Independence? Analyst firms get around a third of revenue from vendors

Analysts firms have different reliance on vendor income
Analysts firms have different reliance on vendor income
Analysts firms differ in their reliance on vendor income

Where do analyst firms get their money from? As this chart shows, there’s a big difference between different firms, and many people assume that has an impact on independence. On average, analyst firms get 37% of their revenue from vendors. However, the data are not normally distributed.

What the data show

I used a histogram to chart the data for almost 800 analyst firms. It compares the percentage of their revenue from vendors (using market share data from the Lighthouse AR Intranet). More than three hundred firms, shown in the first three bars on the left, get less than 30% of their revenue from vendors.  More than 175 firms, those shown in the last three bars on the right, get 70% or more from vendors. As you can see from the dip in the middle, few firms have a balance between the two.

What these data also show is that vendors’ spending with analysts is concentrated, both geographically and with a fairly small top-tier of firms (as we commented before).  Of the 100 firms with the highest percentage of vendor spending, 85%  are in the US. At the opposite end of the scale, the percentage falls to around 65%. Firms headquartered in the US get, on average, 38% of their revenue from vendors, as opposed to 34% in the UK and 28% for firms in the rest of the world.

Who are end-users paying?

Non-US firms get a higher percentage of their revenue from end users organisations, especially because buyers are more sensitive to local language and business differences.

What does that suggest about the overall spending by end-user organisations? Gartner sizes its end-user market at $11.5 billion (Of course there are other figures, some as high as $15 bn for the total market and others as low as $3 bn.).  If Gartner’s figure is used, and since the average analyst firm has around 37% of its revenue from vendors, and the rest from end-user organisations, then one could estimate that end-user spending on analyst firms is $7 billion. However, given that’s larger firms that get vendor funding and smaller firms that get more revenue from the demand side and from regulators, the true number is almost certainly smaller.

What does that show about independence?

End users are pretty clear: they get more value from the firms that get less revenue from vendors. Independence matters. However, there are big exceptions. IDC and Gartner (for example) are highly valued even if they get the lion’s share of vendor spending. Indeed, the Analyst Value Survey data shows that vendors need to have their wits about them if they are looking for independent research that is also good value for money.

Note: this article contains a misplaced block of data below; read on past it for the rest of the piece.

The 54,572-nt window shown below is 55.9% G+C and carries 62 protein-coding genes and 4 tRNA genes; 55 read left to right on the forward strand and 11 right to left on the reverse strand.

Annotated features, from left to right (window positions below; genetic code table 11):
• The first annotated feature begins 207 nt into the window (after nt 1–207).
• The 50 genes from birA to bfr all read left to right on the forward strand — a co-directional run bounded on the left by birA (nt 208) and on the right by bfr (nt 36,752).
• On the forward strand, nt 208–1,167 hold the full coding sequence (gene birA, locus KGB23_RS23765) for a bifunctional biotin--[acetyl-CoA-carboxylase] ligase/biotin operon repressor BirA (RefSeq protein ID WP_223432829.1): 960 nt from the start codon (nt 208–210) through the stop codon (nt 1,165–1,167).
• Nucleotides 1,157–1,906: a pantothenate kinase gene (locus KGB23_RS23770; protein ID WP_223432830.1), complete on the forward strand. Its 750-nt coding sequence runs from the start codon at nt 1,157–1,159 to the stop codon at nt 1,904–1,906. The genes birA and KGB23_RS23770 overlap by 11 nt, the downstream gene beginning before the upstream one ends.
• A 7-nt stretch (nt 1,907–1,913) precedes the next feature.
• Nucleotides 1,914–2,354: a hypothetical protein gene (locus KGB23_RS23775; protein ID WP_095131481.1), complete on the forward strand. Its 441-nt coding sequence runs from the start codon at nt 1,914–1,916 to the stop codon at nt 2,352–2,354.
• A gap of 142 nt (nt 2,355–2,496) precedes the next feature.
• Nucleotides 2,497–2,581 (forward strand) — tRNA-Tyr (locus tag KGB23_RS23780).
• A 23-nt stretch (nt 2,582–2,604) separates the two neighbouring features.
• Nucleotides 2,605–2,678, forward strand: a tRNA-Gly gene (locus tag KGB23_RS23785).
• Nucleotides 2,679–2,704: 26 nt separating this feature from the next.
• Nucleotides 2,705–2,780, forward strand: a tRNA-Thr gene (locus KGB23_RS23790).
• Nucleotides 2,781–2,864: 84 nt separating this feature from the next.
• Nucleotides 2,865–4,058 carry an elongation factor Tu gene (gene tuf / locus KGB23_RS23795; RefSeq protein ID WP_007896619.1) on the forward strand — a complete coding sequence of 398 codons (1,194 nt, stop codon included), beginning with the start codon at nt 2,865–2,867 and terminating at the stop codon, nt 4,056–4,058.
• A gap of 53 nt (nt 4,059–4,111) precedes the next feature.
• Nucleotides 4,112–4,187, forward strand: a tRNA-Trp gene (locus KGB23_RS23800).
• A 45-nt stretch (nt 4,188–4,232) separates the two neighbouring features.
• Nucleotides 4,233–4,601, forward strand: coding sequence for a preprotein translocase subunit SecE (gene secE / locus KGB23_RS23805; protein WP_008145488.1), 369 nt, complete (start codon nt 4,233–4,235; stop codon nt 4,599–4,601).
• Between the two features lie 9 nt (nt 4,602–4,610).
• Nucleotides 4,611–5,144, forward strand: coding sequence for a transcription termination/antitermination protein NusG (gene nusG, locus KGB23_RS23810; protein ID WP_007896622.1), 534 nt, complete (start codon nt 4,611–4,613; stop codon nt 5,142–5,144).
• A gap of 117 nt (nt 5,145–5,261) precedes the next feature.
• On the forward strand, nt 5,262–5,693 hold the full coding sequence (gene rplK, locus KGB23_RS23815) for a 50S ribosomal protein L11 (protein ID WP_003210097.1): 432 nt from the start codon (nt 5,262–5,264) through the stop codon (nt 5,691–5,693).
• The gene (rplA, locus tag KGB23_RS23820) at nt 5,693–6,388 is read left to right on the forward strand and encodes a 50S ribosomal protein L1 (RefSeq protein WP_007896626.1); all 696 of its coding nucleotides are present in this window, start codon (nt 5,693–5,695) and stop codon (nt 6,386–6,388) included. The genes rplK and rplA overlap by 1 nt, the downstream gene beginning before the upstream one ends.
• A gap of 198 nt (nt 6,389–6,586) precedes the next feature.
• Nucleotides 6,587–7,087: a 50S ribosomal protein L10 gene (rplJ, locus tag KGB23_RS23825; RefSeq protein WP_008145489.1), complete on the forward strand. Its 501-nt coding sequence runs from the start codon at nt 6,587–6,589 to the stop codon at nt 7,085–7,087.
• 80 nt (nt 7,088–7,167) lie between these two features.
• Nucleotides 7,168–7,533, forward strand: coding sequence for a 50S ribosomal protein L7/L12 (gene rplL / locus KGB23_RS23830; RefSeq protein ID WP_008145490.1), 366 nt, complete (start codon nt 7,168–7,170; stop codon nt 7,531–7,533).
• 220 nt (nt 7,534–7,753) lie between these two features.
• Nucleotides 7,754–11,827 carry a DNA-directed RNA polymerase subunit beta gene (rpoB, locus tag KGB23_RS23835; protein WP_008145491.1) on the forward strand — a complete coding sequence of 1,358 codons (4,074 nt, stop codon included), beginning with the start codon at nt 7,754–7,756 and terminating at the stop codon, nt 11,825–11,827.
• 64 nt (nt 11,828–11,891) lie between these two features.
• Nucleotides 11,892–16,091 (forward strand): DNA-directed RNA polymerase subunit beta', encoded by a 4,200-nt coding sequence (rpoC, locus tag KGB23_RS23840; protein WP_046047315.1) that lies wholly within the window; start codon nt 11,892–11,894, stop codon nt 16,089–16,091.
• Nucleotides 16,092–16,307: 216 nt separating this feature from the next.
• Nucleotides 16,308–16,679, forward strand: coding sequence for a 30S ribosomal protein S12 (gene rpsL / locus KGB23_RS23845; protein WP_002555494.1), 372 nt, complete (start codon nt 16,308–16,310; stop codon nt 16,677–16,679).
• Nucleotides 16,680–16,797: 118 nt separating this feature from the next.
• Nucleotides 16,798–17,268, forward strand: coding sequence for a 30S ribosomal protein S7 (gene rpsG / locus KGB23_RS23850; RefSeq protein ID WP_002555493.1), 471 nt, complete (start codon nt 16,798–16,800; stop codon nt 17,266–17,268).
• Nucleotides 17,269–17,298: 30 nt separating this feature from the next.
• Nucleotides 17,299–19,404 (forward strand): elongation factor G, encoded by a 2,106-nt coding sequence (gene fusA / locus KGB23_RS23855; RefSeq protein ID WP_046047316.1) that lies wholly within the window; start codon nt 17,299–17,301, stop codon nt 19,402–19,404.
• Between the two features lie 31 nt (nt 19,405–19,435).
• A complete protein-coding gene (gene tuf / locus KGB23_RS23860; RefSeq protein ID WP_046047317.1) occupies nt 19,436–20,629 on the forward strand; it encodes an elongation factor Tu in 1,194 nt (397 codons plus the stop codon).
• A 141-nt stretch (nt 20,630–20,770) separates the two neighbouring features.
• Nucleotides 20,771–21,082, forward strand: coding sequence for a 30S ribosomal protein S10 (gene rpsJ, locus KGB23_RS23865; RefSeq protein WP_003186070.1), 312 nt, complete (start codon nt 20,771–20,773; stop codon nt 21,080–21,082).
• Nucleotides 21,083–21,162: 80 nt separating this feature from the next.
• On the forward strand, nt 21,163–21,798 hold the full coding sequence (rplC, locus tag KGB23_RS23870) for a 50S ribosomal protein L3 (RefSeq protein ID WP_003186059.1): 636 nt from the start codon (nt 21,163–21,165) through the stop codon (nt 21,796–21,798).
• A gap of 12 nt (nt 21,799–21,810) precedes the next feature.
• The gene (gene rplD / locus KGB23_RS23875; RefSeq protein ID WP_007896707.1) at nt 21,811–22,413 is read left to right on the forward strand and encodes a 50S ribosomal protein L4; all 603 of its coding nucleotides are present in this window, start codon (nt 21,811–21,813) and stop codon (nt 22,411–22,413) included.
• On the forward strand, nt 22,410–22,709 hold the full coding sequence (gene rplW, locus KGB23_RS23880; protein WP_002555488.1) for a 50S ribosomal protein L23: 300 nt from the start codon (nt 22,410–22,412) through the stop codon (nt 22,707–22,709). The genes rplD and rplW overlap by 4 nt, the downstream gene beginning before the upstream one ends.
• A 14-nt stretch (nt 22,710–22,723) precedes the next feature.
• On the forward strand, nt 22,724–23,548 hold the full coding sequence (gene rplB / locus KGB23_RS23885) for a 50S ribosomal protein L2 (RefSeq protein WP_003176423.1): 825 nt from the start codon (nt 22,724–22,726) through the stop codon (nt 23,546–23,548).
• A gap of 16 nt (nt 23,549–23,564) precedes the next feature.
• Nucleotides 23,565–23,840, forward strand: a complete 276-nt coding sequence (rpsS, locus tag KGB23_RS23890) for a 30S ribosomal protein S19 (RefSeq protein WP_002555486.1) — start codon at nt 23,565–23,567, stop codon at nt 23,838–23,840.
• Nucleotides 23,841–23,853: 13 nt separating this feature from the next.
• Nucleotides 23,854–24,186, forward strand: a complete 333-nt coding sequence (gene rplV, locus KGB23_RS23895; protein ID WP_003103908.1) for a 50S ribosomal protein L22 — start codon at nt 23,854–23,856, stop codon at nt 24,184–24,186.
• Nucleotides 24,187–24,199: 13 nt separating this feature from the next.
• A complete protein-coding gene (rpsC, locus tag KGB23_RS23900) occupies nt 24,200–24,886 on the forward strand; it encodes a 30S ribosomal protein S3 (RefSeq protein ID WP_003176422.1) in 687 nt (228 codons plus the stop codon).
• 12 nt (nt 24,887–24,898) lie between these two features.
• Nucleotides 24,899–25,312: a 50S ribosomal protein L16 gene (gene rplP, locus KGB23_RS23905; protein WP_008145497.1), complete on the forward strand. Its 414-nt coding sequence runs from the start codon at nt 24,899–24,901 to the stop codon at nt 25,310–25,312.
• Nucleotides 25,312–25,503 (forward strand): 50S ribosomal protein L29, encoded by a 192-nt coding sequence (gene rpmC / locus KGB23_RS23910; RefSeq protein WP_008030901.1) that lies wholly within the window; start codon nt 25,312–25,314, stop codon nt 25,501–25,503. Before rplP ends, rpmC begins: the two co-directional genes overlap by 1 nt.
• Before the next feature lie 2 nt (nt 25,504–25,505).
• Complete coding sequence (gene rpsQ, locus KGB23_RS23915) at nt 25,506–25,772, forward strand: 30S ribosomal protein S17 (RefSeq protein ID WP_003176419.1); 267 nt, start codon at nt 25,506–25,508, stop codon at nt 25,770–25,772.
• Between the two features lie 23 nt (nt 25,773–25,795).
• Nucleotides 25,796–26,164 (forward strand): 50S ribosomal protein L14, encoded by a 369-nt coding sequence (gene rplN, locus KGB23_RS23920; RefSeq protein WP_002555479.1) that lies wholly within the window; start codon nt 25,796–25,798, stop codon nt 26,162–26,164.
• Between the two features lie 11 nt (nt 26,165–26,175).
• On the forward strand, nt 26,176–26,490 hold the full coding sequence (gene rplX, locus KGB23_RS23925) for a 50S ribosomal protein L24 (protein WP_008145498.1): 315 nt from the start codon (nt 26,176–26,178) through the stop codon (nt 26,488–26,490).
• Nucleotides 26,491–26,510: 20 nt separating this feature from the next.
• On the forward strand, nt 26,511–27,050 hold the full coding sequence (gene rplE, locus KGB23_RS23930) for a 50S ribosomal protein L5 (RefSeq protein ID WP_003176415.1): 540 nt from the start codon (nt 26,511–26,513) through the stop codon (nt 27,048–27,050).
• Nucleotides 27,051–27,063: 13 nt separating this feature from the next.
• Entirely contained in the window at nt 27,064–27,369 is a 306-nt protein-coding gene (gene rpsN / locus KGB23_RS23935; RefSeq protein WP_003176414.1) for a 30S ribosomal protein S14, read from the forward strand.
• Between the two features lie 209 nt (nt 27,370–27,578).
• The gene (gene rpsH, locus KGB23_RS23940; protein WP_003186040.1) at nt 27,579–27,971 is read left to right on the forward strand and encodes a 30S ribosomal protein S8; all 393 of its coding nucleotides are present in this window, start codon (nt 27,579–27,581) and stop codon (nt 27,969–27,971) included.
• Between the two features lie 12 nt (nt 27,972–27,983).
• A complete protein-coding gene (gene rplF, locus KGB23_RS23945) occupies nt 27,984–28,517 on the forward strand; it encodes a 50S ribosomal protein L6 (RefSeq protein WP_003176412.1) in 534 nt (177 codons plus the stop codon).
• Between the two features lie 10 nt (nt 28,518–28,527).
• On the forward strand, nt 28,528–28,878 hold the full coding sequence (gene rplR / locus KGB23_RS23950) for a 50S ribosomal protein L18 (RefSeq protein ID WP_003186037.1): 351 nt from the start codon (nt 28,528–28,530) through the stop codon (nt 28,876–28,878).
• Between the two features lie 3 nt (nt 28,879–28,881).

More from Duncan Chapple
Mr Bean, like Bing’s $100bn stumble with ChatGPT, shows AI’s risks & rewards
Marketers need realistic expectations of AI. Microsoft stock lost $100bn when ChatGPT...
Read More
3 replies on “Independence? Analyst firms get around a third of revenue from vendors”
  1. says: Ludovic

    Hi Dunc,

    Interesting post, I was wondering where the data is coming from?

    If I read this correctly, you’re saying whereas North American smaller firms are mostly funded by IT vendors (I would agree with this from personal observation), EMEA based independent analysts (just speaking of what I know, but doesn’t necessarily means it’s not true in Asia-Pacific) would get more of their revenues from other sources, specifically users.

    If true, the implication of these findings would be that although smaller analyst firms would be typically classed as Tier II-III for the purpose of an AR programme audience segmentation, they would still be influential in EMEA and thus need to be considered carefully for inclusion in an such programmes.

  2. says: Duncan

    Hi Ludo,

    The data are from the AR Intranet. I’m not making a statement as strong as yours, but the general direction is the same. North American firms are funded more by vendors than end user firms.

    I am not sure the trend is so strong with regard to small and large firms. Of course, most of the firms in the sample are pretty small.

    However your conclusion is correct, especially when one adds in the impact of language. There are not, for example, many analysts in the Arab world, but they are the go-to guys for buyers there. There are far fewer vendors there so, even if they wanted it, it’s just not possible for firms like Arab Advisors to get a lot of vendor revenue as easily as a US firm.

Comments are closed.